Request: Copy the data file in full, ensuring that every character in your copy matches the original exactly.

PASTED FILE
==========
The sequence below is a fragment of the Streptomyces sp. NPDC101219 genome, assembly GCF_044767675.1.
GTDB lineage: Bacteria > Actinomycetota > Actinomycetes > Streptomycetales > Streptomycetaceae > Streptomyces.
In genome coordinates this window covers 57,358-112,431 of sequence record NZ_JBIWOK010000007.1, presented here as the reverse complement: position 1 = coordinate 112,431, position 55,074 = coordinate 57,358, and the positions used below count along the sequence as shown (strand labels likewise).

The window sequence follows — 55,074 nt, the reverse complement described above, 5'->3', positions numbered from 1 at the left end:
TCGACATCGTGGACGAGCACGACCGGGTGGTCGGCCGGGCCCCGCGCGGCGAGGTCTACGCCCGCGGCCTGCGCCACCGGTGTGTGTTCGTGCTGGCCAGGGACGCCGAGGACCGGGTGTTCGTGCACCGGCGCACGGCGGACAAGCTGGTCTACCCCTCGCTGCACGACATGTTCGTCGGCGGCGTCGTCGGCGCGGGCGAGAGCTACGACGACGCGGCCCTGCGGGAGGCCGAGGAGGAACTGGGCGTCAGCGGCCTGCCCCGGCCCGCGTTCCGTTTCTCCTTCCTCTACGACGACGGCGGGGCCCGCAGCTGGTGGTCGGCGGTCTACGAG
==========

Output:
The sequence below is a fragment of the Streptomyces sp. NPDC101219 genome, assembly GCF_044767675.1.
GTDB lineage: Bacteria > Actinomycetota > Actinomycetes > Streptomycetales > Streptomycetaceae > Streptomyces.
In genome coordinates this window covers 57,358-112,431 of sequence record NZ_JBIWOK010000007.1, presented here as the reverse complement: position 1 = coordinate 112,431, position 55,074 = coordinate 57,358, and the positions used below count along the sequence as shown (strand labels likewise).

The window sequence follows — 55,074 nt, the reverse complement described above, 5'->3', positions numbered from 1 at the left end:
TCGACATCGTGGACGAGCACGACCGGGTGGTCGGCCGGGCCCCGCGCGGCGAGGTCTACGCCCGCGGCCTGCGCCACCGGTGTGTGTTCGTGCTGGCCAGGGACGCCGAGGACCGGGTGTTCGTGCACCGGCGCACGGCGGACAAGCTGGTCTACCCCTCGCTGCACGACATGTTCGTCGGCGGCGTCGTCGGCGCGGGCGAGAGCTACGACGACGCGGCCCTGCGGGAGGCCGAGGAGGAACTGGGCGTCAGCGGCCTGCCCCGGCCCGCGTTCCGTTTCTCCTTCCTCTACGACGACGGCGGGGCCCGCAGCTGGTGGTCGGCGGTCTACGAG